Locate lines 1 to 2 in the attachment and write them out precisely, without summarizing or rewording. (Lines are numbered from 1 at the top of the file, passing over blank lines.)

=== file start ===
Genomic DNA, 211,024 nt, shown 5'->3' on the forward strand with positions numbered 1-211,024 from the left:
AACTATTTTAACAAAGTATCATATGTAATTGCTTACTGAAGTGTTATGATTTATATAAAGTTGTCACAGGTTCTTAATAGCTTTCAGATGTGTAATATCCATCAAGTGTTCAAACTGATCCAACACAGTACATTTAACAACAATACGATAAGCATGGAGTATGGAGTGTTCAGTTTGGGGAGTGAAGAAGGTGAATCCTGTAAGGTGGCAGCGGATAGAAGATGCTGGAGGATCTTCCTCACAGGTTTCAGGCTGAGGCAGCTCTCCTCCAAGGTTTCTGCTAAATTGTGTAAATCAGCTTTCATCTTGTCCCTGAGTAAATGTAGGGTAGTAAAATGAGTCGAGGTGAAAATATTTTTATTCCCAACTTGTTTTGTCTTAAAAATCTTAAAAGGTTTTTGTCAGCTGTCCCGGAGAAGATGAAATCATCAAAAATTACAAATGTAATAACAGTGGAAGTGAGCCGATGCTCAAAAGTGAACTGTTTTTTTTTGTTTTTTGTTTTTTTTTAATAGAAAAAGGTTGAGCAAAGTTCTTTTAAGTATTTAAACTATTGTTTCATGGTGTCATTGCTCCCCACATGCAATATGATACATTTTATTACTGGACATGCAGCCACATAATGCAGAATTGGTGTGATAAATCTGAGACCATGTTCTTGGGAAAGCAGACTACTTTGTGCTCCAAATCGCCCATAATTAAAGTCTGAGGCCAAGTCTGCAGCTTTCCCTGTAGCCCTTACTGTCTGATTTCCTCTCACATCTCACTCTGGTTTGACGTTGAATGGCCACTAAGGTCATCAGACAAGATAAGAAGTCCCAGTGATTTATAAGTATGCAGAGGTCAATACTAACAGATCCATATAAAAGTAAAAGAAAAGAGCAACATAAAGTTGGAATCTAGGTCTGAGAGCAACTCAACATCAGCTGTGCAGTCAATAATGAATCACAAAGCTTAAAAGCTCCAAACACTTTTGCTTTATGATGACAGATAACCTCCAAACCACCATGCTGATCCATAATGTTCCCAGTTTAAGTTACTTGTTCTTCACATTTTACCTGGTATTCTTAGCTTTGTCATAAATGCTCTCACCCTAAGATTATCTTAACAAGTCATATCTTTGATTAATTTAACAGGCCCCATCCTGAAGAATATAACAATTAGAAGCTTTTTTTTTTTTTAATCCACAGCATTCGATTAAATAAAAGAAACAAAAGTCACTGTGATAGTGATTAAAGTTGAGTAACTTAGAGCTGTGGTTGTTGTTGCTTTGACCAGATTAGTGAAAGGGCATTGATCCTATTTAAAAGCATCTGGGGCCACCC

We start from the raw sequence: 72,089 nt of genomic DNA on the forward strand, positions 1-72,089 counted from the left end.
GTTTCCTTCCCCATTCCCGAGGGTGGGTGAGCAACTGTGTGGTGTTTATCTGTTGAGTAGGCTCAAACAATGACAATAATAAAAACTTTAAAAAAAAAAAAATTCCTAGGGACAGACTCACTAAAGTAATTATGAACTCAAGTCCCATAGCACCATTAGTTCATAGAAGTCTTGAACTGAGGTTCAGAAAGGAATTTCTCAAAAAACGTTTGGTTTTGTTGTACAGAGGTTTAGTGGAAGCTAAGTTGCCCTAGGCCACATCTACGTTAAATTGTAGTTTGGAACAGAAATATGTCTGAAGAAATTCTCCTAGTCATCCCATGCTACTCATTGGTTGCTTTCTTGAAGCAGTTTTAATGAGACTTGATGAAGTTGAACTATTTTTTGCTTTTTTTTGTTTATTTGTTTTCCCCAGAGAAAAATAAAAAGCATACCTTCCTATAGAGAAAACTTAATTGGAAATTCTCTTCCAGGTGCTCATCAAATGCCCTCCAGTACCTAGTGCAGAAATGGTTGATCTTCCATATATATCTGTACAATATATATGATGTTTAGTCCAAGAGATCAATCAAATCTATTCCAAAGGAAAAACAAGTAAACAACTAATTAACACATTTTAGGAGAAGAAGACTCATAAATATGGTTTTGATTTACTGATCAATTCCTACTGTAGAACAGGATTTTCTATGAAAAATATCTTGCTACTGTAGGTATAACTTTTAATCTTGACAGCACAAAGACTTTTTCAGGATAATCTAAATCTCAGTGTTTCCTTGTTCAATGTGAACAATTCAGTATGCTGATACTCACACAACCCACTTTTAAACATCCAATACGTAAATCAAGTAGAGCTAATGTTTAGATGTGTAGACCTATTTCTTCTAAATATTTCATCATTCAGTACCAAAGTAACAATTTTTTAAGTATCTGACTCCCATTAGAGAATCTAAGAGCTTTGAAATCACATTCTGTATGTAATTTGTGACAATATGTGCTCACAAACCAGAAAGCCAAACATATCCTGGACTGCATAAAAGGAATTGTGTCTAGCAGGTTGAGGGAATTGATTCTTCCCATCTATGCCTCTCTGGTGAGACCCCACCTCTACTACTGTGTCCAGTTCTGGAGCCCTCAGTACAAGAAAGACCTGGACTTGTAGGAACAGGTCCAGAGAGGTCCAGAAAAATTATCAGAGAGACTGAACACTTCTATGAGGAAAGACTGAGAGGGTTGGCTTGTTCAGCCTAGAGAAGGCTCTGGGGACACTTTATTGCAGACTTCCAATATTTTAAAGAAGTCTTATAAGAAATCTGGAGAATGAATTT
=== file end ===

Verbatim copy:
Genomic DNA, 211,024 nt, shown 5'->3' on the forward strand with positions numbered 1-211,024 from the left:
AACTATTTTAACAAAGTATCATATGTAATTGCTTACTGAAGTGTTATGATTTATATAAAGTTGTCACAGGTTCTTAATAGCTTTCAGATGTGTAATATCCATCAAGTGTTCAAACTGATCCAACACAGTACATTTAACAACAATACGATAAGCATGGAGTATGGAGTGTTCAGTTTGGGGAGTGAAGAAGGTGAATCCTGTAAGGTGGCAGCGGATAGAAGATGCTGGAGGATCTTCCTCACAGGTTTCAGGCTGAGGCAGCTCTCCTCCAAGGTTTCTGCTAAATTGTGTAAATCAGCTTTCATCTTGTCCCTGAGTAAATGTAGGGTAGTAAAATGAGTCGAGGTGAAAATATTTTTATTCCCAACTTGTTTTGTCTTAAAAATCTTAAAAGGTTTTTGTCAGCTGTCCCGGAGAAGATGAAATCATCAAAAATTACAAATGTAATAACAGTGGAAGTGAGCCGATGCTCAAAAGTGAACTGTTTTTTTTTGTTTTTTGTTTTTTTTTAATAGAAAAAGGTTGAGCAAAGTTCTTTTAAGTATTTAAACTATTGTTTCATGGTGTCATTGCTCCCCACATGCAATATGATACATTTTATTACTGGACATGCAGCCACATAATGCAGAATTGGTGTGATAAATCTGAGACCATGTTCTTGGGAAAGCAGACTACTTTGTGCTCCAAATCGCCCATAATTAAAGTCTGAGGCCAAGTCTGCAGCTTTCCCTGTAGCCCTTACTGTCTGATTTCCTCTCACATCTCACTCTGGTTTGACGTTGAATGGCCACTAAGGTCATCAGACAAGATAAGAAGTCCCAGTGATTTATAAGTATGCAGAGGTCAATACTAACAGATCCATATAAAAGTAAAAGAAAAGAGCAACATAAAGTTGGAATCTAGGTCTGAGAGCAACTCAACATCAGCTGTGCAGTCAATAATGAATCACAAAGCTTAAAAGCTCCAAACACTTTTGCTTTATGATGACAGATAACCTCCAAACCACCATGCTGATCCATAATGTTCCCAGTTTAAGTTACTTGTTCTTCACATTTTACCTGGTATTCTTAGCTTTGTCATAAATGCTCTCACCCTAAGATTATCTTAACAAGTCATATCTTTGATTAATTTAACAGGCCCCATCCTGAAGAATATAACAATTAGAAGCTTTTTTTTTTTTTAATCCACAGCATTCGATTAAATAAAAGAAACAAAAGTCACTGTGATAGTGATTAAAGTTGAGTAACTTAGAGCTGTGGTTGTTGTTGCTTTGACCAGATTAGTGAAAGGGCATTGATCCTATTTAAAAGCATCTGGGGCCACCC